The Web Gateway dynamically links to the ZLIB library when response compression is requested for the first time. Thereafter the ZLIB library remains loaded until the Web Gateway is closed down.

If the Web Gateway is able to load the ZLIB library on demand and identify all the required functions, the following initialization message is written to the Event Log:  

Web Gateway Initialization
The ZLIB library is loaded - Version 1.2.11. 
(This library is used for the optional GZIP compression facility)

If the Web Gateway cannot find or link to the ZLIB library, it operates as before and pages are returned without being compressed. A statement of failure is written to the Event Log.

Using the GZIP/ZLIB Library

The Web Gateway implements two modes of operation (1 and 2) for compressing the response data using the ZLIB library:

  1. In this mode, the Web Gateway streams all data received from InterSystems IRIS into the compressor. When all the data has been processed, the compressor streams the compressed data back to the Web Gateway at which point it is forwarded on to the client.

    This mode offers the best possible compression at the expense of slightly higher latency. Of course, the latency is more pronounced for larger forms.

  2. In this mode, the Web Gateway streams all data received from InterSystems IRIS into the compressor. On each and every call, the compressor makes as much compressed data as it can available to the Web Gateway at which point it is forwarded on to the client.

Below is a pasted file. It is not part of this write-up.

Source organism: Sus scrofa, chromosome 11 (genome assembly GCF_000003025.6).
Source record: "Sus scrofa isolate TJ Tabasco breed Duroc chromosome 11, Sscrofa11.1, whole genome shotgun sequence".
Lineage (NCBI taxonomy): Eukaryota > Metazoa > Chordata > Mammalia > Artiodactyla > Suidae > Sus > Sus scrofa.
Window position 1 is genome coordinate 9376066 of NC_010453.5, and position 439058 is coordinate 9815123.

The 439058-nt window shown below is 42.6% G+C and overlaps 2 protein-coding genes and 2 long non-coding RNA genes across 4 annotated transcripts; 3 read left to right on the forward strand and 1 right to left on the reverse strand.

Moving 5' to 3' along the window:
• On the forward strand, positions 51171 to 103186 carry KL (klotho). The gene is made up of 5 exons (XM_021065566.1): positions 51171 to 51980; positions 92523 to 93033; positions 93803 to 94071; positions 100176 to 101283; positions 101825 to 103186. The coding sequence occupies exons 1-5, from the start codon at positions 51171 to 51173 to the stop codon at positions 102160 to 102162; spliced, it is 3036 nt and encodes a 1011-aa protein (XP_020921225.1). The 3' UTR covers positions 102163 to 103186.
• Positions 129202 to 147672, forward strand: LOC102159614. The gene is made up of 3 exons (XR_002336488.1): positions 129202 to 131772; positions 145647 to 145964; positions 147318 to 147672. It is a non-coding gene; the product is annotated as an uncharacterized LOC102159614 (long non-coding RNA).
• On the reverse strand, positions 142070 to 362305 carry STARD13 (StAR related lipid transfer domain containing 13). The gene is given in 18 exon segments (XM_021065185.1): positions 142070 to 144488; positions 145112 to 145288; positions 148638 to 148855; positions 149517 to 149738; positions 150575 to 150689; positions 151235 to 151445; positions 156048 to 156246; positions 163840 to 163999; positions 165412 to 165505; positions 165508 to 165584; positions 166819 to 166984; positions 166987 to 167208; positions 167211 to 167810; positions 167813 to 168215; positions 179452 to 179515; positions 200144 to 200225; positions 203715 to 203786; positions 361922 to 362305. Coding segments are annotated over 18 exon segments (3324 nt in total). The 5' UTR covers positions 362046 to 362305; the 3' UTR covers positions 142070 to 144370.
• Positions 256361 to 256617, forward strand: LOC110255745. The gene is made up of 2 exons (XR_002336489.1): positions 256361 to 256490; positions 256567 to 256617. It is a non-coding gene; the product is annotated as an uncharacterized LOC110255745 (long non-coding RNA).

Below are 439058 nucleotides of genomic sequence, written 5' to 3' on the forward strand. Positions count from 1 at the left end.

This mode offers the lowest possible latency at the expense of slightly reduced level of compression. Of course, the reduction in the degree of compression achieved is more pronounced for larger forms. Generally speaking, mode 2 is more appropriate for web applications where it is usually not possible to know, in advance, how much data a response contains.

If (and only if) the Web Gateway is able to successfully compress the data stream returned from InterSystems IRIS, it modifies the HTTP response headers to include the appropriate Content-Encoding directive. For example:

HTTP/1.1 200 OK
Content-Type: text/html; charset=ISO-8859-1
Set-Cookie: CSPSESSIONID=000000000002119qMwh3003228403243; path=/csp/samples/;
Cache-Control: no-cache 
Connection: Close 
Date: <date and time>
Expires: <date and ttime>
Pragma: no-cache 
Content-Encoding: gzip

Before attempting to compress response data, the Web Gateway always checks the value of the Accept-Encoding HTTP request header (the HTTP_ACCEPT_ENCODING CGI environment variable). The Web Gateway only compresses a response if the client has indicated that it is capable of dealing with compressed content.